Maier hoping to hunt young guns down

Simone Maier competes in the cycle leg of the Coast to Coast in 2020. PHOTO: GETTY IMAGES
Simone Maier competes in the cycle leg of the Coast to Coast in 2020. PHOTO: GETTY IMAGES
Simone Maier may be the top-ranked competitor at the Coast to Coast but the Wanaka multisport great knows that can count for little on race day.

She has plenty of motivation this weekend as she seeks to win a record-equalling fifth women’s title in the Longest Day event.

Maier could be forgiven for getting a little emotional last year as she ran up the finishing chute to claim a fourth world title and be greeted by a rousing rendition of Happy Birthday from the supportive multisport community.

That victory required a cool head under extreme pressure from the next generation of multisport athletes.

The likes of Deborah Lynch, Rebecca Kingsford and Fiona Dowling set a cracking early pace on their 243km journey across the South Island, from the shores of the Tasman Sea near Kumara to the Pacific Ocean at New Brighton.

Only towards the end of the 67km kayak stage down the Waimakariri River was Maier able to assert control, and she followed up with a power-packed 70km bike to the finish at New Brighton to join Kathy Lynch (five) and Jill Westenra (four) as the only athletes to have won the great race four times.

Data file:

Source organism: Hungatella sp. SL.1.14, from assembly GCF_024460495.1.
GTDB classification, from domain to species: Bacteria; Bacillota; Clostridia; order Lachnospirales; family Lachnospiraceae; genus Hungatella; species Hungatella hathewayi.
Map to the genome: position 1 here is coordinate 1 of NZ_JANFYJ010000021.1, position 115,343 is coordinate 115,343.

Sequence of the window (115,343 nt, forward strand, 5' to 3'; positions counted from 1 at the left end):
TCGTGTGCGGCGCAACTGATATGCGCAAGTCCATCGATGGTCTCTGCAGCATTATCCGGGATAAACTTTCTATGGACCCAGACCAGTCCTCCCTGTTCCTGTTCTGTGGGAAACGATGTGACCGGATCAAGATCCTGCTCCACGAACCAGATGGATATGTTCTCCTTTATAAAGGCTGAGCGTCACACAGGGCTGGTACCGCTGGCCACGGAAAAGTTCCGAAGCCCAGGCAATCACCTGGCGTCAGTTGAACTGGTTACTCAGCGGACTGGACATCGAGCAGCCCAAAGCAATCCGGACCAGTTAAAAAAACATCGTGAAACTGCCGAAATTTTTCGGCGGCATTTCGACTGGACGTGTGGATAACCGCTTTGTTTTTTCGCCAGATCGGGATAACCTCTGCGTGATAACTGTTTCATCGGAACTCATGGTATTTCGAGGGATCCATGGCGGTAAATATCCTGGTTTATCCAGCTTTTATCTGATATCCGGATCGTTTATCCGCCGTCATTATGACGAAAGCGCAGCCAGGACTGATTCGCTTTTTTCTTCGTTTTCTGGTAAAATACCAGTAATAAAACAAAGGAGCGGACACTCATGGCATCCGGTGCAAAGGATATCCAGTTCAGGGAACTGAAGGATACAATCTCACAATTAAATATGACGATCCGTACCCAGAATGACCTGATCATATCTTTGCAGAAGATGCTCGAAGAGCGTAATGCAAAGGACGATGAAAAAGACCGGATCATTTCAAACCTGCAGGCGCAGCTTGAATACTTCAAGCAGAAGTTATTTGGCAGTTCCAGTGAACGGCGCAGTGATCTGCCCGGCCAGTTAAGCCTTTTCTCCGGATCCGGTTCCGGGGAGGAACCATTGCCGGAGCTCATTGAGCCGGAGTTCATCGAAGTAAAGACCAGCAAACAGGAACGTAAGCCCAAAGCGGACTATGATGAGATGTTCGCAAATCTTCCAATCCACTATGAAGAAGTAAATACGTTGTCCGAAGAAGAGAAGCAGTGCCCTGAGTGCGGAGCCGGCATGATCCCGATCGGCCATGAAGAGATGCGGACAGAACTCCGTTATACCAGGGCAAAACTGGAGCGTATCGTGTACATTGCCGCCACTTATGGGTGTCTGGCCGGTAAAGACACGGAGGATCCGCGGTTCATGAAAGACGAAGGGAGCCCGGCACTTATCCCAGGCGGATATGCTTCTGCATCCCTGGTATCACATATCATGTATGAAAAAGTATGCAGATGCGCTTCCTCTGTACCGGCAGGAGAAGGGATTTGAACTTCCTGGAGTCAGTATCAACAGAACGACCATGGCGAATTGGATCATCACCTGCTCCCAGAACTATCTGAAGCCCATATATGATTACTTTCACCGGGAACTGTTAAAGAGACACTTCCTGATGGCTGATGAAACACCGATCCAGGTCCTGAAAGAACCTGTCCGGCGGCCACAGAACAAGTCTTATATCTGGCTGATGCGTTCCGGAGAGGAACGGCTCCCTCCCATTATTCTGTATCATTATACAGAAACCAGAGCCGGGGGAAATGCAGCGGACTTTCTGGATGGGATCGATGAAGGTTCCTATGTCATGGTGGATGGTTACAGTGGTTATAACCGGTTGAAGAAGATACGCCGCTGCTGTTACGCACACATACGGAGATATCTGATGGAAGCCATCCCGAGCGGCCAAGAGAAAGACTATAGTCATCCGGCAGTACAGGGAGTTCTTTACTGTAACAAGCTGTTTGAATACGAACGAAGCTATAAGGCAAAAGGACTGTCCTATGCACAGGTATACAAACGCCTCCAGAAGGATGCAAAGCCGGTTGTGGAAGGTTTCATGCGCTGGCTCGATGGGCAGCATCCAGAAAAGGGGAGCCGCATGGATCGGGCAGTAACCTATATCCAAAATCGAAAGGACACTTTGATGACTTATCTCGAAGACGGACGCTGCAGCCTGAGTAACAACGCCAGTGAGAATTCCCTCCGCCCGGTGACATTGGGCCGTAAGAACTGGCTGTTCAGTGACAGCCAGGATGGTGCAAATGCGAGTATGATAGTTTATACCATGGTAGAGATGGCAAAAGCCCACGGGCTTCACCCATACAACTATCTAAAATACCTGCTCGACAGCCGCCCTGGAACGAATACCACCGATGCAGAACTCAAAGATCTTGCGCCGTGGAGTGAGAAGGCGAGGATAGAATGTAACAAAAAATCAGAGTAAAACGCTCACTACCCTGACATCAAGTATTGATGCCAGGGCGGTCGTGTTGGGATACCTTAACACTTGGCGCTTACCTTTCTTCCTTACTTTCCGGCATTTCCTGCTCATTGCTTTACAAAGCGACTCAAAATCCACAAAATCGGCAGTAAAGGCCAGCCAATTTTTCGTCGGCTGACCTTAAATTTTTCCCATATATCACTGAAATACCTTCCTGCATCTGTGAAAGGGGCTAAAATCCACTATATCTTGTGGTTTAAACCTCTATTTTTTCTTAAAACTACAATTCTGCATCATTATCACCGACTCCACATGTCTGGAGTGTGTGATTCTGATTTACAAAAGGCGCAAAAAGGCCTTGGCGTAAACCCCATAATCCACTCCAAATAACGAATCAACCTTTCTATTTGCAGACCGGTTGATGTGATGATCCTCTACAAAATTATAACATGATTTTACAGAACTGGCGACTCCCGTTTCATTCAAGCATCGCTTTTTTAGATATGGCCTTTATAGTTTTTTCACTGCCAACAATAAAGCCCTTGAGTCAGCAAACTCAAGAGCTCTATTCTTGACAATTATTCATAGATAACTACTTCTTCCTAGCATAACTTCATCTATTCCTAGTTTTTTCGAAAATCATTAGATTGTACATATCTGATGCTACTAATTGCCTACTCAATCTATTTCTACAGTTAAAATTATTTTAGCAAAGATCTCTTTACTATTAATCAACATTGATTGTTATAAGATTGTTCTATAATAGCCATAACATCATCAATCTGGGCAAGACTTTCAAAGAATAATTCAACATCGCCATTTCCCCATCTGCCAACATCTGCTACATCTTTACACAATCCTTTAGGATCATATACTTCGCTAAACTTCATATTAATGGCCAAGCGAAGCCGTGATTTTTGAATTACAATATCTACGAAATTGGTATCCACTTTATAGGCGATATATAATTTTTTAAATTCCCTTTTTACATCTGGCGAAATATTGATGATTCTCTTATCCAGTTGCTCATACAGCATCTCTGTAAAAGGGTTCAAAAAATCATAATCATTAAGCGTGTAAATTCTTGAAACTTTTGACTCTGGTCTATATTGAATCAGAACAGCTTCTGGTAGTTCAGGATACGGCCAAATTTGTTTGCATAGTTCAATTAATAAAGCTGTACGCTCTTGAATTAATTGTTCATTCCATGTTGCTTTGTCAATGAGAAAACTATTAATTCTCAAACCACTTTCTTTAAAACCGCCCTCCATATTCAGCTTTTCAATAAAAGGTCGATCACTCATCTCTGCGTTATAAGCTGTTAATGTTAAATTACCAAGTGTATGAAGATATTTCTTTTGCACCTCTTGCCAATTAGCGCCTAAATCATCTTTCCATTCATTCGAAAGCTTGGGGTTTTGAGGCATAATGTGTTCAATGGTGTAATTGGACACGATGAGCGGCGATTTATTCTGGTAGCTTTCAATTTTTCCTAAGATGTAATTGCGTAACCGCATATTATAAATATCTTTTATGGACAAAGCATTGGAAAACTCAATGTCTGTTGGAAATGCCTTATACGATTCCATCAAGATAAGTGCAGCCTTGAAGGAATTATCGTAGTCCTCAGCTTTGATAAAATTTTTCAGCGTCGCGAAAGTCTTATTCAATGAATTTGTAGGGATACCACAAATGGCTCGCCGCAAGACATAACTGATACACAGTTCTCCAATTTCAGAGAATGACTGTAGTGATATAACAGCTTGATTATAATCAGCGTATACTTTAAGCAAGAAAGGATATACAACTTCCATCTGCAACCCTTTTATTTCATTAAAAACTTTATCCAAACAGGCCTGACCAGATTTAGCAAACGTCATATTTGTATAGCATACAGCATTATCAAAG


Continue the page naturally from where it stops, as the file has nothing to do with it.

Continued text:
Deborah Lynch, Kingsford and Dowling are all returning this year, and a bunch of other elite athletes will be keen to challenge the defending champion.

Three-time champion Elina Ussher (Nelson) returns after getting caught in a pile-up of riders on the first stage between Kumara and Aikens last year.

Hannah Lund (Methven), hockey convert Tessa Aukje Dekker (Christchurch), Julia Chamberlain (Darfield), Maria Ehlin Kolk (Sweden), Alice Mullins (Christchurch), Zoe MacClure (Wanaka) and former national gymnast Sarah Jenkins (Christchurch) could all feature.

Maier is in a relaxed frame of mind as she prepares for the challenge.

"I’m just going bring my own race," she said.

"This year must be one of the strongest fields we’ve ever had in the Coast. They have over 10 elite women. There is at least eight girls I could name who have a really good shot of finishing in the medals."

Maier is one of the elder stateswomen at 43, and knows the young guns are coming.

"These youngsters have so much to gain if they improve more than I.

"I don’t know if I have improved. I haven’t slowed down, which is exciting.

"I guess it is only a matter of time that some youngster will come along and bulldoze me down."

Maier plans to do nothing out of the ordinary from the start, and to let those with a fast start and a rush of blood head off, and hunt them down later.

"I don’t want to fall apart. So I won’t be the first one off the start line.

"I just hope to do my own race and not get involved in too much from the start. Then I’ll just put my head down and go.

"Bring it on."

Simone Maier

The facts

Born: Germany, February 1980.

Immigrated to New Zealand: 2007.

Top ironman result: Third in age group Hawaii 2009; won age group Ironman New Zealand 2009; second Challenge Wanaka 2001, third 2012.

Multisport: World champion 2019, 2021, 2022 and 2023; second 2015 and 2018.

Influences: Emily Miazga, Jess Simson, Dougal Allan, Sam Clarke, Marcel Hagener.

Race goal: To not die wondering.